Everyday objects, such as ceramic vessels, can tell us about the extent of the contact network of a farmstead. Containers and urns from large parts of the then known world have been found in Scandinavia.
Many were probably originally containers for traded goods. Some of them were put to a new use as household utensils, signalling the wider network of the farmstead. Many of the vessels ended up as bone urns in burials.
In different areas and regions various types of clay were used. Also, ornamentation, surface treatment and firing varied. Analysis can, for example, show that the clay in a vessel is local, while the design and ornamentation is typical of another geographical area.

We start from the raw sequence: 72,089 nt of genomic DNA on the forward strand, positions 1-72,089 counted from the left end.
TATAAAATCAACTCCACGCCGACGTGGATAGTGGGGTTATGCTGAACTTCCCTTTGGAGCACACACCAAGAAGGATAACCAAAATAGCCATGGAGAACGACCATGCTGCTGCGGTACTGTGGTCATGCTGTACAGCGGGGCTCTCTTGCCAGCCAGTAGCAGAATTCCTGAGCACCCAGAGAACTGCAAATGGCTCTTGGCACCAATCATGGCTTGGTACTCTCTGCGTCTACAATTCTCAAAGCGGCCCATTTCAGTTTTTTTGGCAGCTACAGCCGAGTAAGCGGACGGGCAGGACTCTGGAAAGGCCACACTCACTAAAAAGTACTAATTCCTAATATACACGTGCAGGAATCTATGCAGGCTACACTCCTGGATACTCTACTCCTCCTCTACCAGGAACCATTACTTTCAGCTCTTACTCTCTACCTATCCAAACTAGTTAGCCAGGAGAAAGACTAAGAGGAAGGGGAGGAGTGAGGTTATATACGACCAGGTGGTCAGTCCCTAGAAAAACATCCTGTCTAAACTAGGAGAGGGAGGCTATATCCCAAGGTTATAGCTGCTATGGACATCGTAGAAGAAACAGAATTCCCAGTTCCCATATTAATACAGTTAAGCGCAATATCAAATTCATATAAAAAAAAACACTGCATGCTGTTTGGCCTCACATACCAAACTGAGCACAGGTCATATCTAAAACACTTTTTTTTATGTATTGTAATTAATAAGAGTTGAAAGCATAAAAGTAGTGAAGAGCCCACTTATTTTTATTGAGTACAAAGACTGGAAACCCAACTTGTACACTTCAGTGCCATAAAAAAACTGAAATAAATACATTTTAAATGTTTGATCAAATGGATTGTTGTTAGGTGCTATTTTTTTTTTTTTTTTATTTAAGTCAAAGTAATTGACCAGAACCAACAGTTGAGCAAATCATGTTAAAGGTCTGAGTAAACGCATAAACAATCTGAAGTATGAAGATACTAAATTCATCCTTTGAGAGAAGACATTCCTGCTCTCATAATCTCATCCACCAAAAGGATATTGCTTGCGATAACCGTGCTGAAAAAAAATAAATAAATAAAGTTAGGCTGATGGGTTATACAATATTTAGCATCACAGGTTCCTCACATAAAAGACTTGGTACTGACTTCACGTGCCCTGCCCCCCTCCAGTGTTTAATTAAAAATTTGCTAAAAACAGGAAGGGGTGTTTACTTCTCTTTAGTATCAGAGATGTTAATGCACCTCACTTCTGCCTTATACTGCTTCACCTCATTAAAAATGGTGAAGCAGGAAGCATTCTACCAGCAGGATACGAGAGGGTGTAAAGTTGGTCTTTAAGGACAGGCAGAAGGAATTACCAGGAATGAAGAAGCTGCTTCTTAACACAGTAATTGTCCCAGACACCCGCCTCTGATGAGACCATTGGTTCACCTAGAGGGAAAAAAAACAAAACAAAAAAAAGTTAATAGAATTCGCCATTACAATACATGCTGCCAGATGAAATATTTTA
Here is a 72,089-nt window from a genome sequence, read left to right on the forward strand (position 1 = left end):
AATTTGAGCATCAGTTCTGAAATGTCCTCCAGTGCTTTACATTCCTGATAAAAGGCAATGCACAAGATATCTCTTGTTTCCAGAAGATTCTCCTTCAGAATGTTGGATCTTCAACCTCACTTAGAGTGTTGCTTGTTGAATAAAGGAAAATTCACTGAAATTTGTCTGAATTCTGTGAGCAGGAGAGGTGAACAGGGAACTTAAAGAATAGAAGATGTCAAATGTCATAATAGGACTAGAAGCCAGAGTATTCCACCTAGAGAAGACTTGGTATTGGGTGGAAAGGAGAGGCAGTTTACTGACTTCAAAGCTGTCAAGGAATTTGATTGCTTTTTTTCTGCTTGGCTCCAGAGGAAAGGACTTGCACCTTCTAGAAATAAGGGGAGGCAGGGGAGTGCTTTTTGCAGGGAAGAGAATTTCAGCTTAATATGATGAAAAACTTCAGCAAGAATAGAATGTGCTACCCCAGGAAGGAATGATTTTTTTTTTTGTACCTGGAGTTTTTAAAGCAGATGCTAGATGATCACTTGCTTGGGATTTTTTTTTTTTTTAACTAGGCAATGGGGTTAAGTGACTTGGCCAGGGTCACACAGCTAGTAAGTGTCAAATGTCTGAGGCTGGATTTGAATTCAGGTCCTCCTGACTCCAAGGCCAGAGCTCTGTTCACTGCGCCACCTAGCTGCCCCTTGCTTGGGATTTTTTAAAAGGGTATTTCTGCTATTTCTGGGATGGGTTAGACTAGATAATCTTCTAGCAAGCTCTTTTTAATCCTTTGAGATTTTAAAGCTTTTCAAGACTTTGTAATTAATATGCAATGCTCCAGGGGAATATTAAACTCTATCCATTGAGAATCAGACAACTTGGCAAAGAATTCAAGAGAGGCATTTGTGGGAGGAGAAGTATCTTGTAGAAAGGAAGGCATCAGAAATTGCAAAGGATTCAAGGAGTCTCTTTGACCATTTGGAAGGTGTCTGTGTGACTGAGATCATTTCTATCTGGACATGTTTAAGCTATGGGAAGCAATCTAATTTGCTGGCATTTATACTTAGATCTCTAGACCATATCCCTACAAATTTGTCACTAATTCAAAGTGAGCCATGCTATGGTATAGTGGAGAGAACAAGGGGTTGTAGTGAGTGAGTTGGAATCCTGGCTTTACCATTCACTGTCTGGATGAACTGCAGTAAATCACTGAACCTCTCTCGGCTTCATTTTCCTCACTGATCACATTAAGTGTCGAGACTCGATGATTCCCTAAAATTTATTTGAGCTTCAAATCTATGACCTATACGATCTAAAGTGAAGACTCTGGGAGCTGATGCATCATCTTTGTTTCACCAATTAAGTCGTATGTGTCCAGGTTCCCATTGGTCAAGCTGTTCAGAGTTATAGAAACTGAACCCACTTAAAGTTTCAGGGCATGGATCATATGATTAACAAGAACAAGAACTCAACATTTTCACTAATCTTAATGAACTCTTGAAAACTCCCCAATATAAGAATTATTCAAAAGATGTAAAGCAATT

Locally manufactured vessels were often shaped and decorated to look like pots from the Vendland and Finnish-Baltic areas to the east and south of the Baltic. In other cases, the vessels were indeed made in other areas and imported.